His favorite book is The Secret by Rhonda Byrne. The book features secrets from successful people. Luis has a very big heart and a special love for success. Previously, Luis was married to a beautiful blond-haired woman.
“I shouldn’t have ruined that marriage,” says Luis seriously. “I ruined it . . . I brought a skunk home. She got mad at me, and then she kept the skunk and kicked me out!”
When asked why his past wife didn’t just kick out the skunk instead, Luis merely says, “Women are crazy like that.” Although he is no longer married, he has very successful step-grandchildren who have gone to school and made great lives for themselves. He couldn’t be more proud.
Although he has pride in his family, one of his step-grandchildren messed up. His said his step-grandson was one of the top wrestlers in the state, but he quit high school after hanging around the wrong crowd. He stole $7,000 from Luis’ now ex-wife and got into trouble.
Now, Luis has a new life. He has a car that has been parked in the same spot for over two years. He chooses to ride the bus or walk for exercise, so his car hasn’t moved. He says it’s just easier that way. No insurance to pay, no responsibilities. While Luis was walking alongside a road one day, a car hit him. Luis was in a coma for 30 days. He now has brain damage and a damaged leg, but his spirit is still strong.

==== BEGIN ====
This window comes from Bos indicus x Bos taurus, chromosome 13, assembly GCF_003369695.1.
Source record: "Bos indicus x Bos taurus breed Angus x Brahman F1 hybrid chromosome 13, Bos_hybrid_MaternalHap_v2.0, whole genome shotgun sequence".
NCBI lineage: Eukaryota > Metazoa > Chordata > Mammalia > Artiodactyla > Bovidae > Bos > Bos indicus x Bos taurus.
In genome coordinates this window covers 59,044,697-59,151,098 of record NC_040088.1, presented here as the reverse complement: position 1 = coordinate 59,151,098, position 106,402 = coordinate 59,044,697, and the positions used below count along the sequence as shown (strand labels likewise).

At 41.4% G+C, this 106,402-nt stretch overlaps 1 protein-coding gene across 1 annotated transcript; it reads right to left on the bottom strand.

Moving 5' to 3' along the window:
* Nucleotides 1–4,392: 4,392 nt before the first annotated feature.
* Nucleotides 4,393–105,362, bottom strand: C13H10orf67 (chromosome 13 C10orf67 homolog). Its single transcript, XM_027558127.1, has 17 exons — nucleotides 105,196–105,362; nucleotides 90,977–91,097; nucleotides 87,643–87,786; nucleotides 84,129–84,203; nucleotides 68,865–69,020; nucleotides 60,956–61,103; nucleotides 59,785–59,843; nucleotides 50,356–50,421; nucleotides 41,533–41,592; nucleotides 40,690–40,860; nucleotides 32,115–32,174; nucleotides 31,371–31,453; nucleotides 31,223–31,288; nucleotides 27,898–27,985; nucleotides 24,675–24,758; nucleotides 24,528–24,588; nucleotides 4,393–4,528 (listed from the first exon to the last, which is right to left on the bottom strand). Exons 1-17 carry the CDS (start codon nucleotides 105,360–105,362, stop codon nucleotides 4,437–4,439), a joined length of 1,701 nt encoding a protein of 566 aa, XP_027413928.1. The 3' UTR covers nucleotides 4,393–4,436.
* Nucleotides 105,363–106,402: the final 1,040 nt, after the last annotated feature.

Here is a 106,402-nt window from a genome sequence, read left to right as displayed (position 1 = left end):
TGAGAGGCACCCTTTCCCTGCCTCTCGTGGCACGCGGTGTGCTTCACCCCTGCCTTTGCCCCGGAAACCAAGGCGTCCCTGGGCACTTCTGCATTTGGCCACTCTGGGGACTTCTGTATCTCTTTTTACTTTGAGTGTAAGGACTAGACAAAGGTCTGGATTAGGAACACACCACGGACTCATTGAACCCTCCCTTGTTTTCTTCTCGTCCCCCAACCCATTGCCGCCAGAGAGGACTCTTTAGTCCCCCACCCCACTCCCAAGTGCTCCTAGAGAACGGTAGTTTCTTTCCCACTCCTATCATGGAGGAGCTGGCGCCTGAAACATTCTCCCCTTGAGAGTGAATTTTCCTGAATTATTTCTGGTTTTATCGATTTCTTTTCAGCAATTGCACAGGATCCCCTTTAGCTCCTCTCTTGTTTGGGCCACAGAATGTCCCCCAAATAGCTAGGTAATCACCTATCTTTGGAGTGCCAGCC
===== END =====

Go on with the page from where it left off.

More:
He recently started attending church at The Experience Community. At first, Luis seemed puzzled by the offering plate system. Traditionally, a plate is passed around. Not at The Experience. Getting used to the stationary offering jar was a struggle for Luis. Today, he put pennies into the offering jar.
Luis is still standing near the jar. He confesses, “That was me.” Sarah winks kindly at him. At The Experience Community, connection cards are offered for new attendees. Luis fills out a card and asks Sarah where to put it.
“Oh,” says Sarah, “You can put it in this.”
She holds the pouch of money towards Luis so he can put the card in. She had already collected the offering jar that he was supposed to store it in. Luis slides the card into the pouch and pretends to take the pouch out of Sarah’s hands. Sarah was worried for a few seconds that he was trying to steal the money, but Luis let it go with a chuckle. Hopefully Sarah has a good sense of humor. . . .
“I like to make people laugh,” says Luis, “If I can make one person laugh every day, I’ve done my job.”
Although he dumpster-dives, Luis is content. Every day, Luis says to himself, “I will find a penny.” This morning he found 26 cents. He still has a goal to find a dollar bill. Luis writes down all the goals he has set for himself to reach. He accomplishes every goal he writes down and sticks them onto the bulletin board in his office.
“For the rest of your life, you might not be broke,” says Luis, “but you can be broken in spirit. Broken in drive. Right now, I am happy. I am content.”
Sometimes, pennies are all you’ve got. Luis gave all he had to the Lord today in church, even if it was just a lot of pennies. If you or someone you know is in need of some money today, it could be enough to give them a lucky penny.
“I want to give people 100 times more than what God gave me,” says Luis, “and I’m rich. Not with money, but in love.”
Luis waddles along the road with his cane, heading back to his apartment, one step closer to his next goal. One step closer to his next penny.